Monday, May 15, 2017

"I have already been absent, non-existent"

Jenni Diski - writer

I thought this Jenni Diski (1947-2016) article worth noting. Here's an excerpt.
" I am appalled at the thought, suddenly, that someone at some point is going to tell me I am on a journey.

"But much as I hate it, the journey – that deeply unsatisfactory, often deceitful metaphor – keeps popping into my head. Like my thoughts about infinity, my thoughts about my cancer are always champing at the bit, dragging me towards a starting line.

From ignorance of my condition to diagnosis; the initiation into chemotherapy and then the radiotherapy; from the slap of being told that it’s incurable to a sort of acceptance of the upcoming end. From not knowing, to "knowing", to "really" knowing; from being alive and making the human assumption that I will be around "in the future", to coming to terms with a more imminent death. ...

"The end of the 'journey' doesn’t come until you either die cancer-free of something else, or die of the effects of a regeneration of the cancer cells. Good and bad; from here to eternity, and from eternity to here.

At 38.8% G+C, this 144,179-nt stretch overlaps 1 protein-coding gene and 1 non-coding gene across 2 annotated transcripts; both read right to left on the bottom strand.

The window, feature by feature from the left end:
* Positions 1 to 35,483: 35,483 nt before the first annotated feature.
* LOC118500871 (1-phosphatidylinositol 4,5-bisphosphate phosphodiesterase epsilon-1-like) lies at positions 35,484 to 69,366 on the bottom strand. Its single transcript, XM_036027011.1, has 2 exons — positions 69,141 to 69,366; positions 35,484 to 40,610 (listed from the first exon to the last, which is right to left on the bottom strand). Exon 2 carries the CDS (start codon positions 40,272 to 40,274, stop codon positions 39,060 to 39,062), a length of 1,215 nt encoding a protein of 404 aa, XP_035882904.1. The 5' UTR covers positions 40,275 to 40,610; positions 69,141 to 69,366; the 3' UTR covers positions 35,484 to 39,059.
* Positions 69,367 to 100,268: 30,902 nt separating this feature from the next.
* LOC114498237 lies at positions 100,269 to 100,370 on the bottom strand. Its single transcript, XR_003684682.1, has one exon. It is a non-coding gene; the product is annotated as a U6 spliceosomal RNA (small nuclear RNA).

"But I have been not here before, remember that. By which I mean that I have been here; I have already been at the destination towards which I’m now heading. I have already been absent, non-existent.

"Beckett and Nabokov know:
I too shall cease and be as when I was not yet, only all over instead of in store.

From an Abandoned Work

The cradle rocks above an abyss, and common sense tells us that our existence is but a brief crack of light between two eternities of darkness.

Speak, Memory
"This thought, this fact, is a genuine comfort, the only one that works, to calm me down when the panic comes. It brings me real solace in the terror of the infinite desert. It doesn’t resolve the question (though, as an atheist I don’t really have one), but it offers me familiarity with:
“The undiscovered country from whose bourn/ No traveller returns.”
"I’ve been there. I’ve done that. And it soothes. When I find myself trembling at the prospect of extinction, I can steady myself by thinking of the abyss that I have already experienced. Sometimes I can almost take a kindly, unhurried interest in my own extinction. The not-being that I have already been."

Jenni Diski's insight here is real, but for those who know some physics a deeper consolation (perhaps) is that our lives persist in spacetime, a consequence of Einstein's great discovery which I wrote about in my article "Sub Specie Aeternitatis".

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